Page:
Wednesday, 24 April 2013

Unity - and maybe undone

Unity  - U is for unity

Continuing with my Celtic/Roman Britain AD 71-84 theme…

U is for unity, the lack of which is an undone, ruined army.

I’m starting with the definition of unity in my Collins Concise English Dictionary.

Unity : – 1. the state or quality of being one; oneness. 2. the act, state or quality of forming a whole from separate parts. 3. something whole or complete that is composed of separate parts. 4. mutual agreement; harmony or concord. 5. uniformity or constancy; …..

From my Collins Latin dictionary:
uniter: (adv.) together in one  

Sadly, during the skirmishes and battles between the Roman Army and the indigenous Celts of Britannia, the Romans had a lot of ‘unity’ and the Celts appeared lacking in maintaining that concept.

The Celts, en masse against the Romans, were still the fighting force that would have been battling against a neighbouring tribe, the fighting tactics similar to small scale warfare. The Celts in no way lacked courage, but they did not have the discipline that the Roman Army had.

That state or quality of unity - of being ‘oneness; complete but composed from separate parts’ does not seem to have been acquired in sufficient strength by the Celts who engaged in warfare against the Roman Army in Britannia.

Why did the Celts of northern Britannia lose against the Romans?

The Celts were fierce fighters; they were highly skilled horsemen and charioteers, so what was lacking? 

They tended to be the more lightly armoured; were said to be sometimes even naked (though I personally doubt that in what we would now call present day Scotland due to my knowing what the weather is like); were less weighed down and in Britannia they knew the terrain better than the Romans. Should that not have gained them a huge advantage?

Celtic battle tactics seem to have been full frontal attack after much rallying to the cause in chanting and taunting the enemy. That was an initial form of unity, of bringing their fervour together, and the noise they must have made would have been terrifying to most enemies, but it seems the Romans were able to withstand that pre-battle fervour named as the ‘Furor Celtica’. Their initial unifying at the beginning of battle didn't last, and the hollering and bawling must have taken a great deal of their energy. .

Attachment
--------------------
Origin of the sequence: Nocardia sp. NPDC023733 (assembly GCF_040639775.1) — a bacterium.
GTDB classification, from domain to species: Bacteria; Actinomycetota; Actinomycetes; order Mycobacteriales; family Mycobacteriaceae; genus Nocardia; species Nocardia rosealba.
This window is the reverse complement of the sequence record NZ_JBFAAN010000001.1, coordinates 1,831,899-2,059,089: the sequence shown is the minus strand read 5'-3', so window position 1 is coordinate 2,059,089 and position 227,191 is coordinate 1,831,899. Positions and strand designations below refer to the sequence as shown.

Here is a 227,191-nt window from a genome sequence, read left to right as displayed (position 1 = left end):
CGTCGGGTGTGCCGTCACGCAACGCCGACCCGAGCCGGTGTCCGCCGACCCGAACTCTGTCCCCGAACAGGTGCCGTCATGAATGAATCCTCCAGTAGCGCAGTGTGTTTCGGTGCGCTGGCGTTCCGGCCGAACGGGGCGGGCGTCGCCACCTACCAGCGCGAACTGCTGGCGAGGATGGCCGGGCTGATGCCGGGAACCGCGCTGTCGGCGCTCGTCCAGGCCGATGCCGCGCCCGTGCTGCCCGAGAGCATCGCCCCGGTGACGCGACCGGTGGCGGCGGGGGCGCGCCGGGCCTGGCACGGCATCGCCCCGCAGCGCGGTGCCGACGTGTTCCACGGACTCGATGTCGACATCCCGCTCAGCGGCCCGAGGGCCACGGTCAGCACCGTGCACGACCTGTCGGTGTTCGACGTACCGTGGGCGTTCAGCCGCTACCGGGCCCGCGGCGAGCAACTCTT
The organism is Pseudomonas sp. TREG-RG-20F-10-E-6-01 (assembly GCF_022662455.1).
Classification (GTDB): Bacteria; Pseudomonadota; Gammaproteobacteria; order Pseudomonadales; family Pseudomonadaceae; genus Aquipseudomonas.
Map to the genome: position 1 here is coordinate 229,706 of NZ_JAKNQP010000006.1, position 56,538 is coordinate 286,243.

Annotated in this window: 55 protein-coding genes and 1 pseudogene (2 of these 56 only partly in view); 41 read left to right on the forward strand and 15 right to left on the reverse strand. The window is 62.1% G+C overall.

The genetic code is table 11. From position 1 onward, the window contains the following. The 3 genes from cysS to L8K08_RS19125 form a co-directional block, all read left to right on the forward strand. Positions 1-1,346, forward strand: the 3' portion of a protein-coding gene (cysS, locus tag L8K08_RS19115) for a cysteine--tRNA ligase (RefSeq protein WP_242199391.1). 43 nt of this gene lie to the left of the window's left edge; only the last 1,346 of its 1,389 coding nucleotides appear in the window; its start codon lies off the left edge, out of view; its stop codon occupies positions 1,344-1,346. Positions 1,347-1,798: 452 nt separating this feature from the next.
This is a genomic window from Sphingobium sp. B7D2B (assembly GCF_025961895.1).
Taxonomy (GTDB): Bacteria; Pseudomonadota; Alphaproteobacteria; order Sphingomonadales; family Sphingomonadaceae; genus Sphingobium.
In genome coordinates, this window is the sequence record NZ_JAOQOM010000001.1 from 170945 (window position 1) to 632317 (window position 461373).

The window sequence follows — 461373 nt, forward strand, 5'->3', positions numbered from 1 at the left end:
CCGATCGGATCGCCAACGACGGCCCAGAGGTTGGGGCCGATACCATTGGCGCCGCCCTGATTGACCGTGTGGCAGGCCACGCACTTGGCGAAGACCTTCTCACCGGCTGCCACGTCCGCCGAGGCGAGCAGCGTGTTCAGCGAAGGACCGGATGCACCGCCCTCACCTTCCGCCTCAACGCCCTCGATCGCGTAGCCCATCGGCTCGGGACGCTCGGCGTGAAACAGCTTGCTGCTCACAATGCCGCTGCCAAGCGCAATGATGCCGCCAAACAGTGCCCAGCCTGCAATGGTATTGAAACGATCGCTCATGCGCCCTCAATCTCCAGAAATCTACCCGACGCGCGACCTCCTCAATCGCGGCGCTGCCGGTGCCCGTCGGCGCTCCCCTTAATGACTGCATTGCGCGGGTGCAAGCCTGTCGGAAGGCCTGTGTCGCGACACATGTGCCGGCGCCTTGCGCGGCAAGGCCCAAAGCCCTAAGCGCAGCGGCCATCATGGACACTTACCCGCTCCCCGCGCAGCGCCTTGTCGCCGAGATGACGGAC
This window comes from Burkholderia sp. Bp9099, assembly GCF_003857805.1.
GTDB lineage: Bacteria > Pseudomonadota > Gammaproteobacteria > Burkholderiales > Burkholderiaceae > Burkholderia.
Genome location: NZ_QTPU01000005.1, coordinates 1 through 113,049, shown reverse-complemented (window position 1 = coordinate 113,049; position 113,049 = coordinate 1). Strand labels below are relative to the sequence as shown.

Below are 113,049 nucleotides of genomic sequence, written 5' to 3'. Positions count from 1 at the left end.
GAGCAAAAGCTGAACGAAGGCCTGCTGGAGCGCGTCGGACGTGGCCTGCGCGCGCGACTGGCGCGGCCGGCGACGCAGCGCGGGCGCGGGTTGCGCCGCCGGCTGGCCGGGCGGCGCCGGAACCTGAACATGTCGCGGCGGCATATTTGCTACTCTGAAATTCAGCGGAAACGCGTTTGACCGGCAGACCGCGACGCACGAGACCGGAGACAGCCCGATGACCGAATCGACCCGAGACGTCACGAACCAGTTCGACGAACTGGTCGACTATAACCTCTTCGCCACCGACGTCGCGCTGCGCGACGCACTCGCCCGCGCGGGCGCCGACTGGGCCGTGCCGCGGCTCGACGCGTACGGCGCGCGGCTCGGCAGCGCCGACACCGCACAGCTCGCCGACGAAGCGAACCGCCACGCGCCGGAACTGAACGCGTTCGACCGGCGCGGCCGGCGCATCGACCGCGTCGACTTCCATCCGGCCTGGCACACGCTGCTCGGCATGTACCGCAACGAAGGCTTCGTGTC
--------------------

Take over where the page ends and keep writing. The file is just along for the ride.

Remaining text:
The Celts were adept at forming a defensive shield wall when they charged the enemy as ‘one’. Yes- they could run together as one line of warriors, but it soon broke up when they engaged with the enemy, when one to one combat started. 

The mounted Celtic warriors were highly skilled and well balanced sitting snug and tight within their four ‘posted’ pommels giving themselves free movement of their arms to hurl their spears and use swords and shields. They were effective during battle with the Romans, the height gained meaning they could fire their spears over a higher area and more accurately hit their target.

The Celtic charioteers were amazingly good at weaving their light vehicles in amongst the engaging warriors, the spearman fighting directly from his chariot.
So why did the Celts not win many major battles against the Roman army in Britannia?

Unity. Discipline. A long line of command structure which issued orders and had them obeyed if not instantly then pretty darned quickly! Who had that?

Back to those two very important concepts-unity and discipline. Celtic warriors trained in one to one combat very effectively but it was each man to his own when on the field of battle. Once the battle was started, in general it was a fight to the death with few, or none, in the Celtic battle lines calling the warriors to order.

What of the Roman soldiers? They trained too, but they trained and acted upon calls from the centurion or a superior soldier nearby. Their tactics were more planned and they were more standard in their formations. Their contubernium groups of eight or ten infantrymen, whether legionary or auxiliary, defended each other and attacked alongside each other –at the behest of the decanus in charge of the small unit, or above him on orders from the optio who was second in charge of the century of 80 or so men. The tessarius, a guard commander, might also be giving orders.

To enable those mentioned to issue their orders the cornicen, horn blower, drew the attention for listening to new orders.

And, of course, above all of those were the junior tribunes, tribunes angusticlavii, and tribune laticlavius. Have I forgotten to mention the legatus and the Roman Governor

Unity? I could not forget to mention the seriously tight formation tactics used by Roman soldiers when the command was given to form what we now call 'The Tortoise'. For the contubernium groups who worked together it was a case of shields tight and shields overhead - making and almost impenetrable barrier that the ferocious Celts could rarely break up. 

Unity was crucial. 

I've included some battle scenes in my sequel to The Beltane Choice which mention some of the above tactics. I'd love to have the northern Celts, my Caledons, win the Battle of Mons Graupius but I fear that would be stretching history just a bit too far for my novel purposes. 


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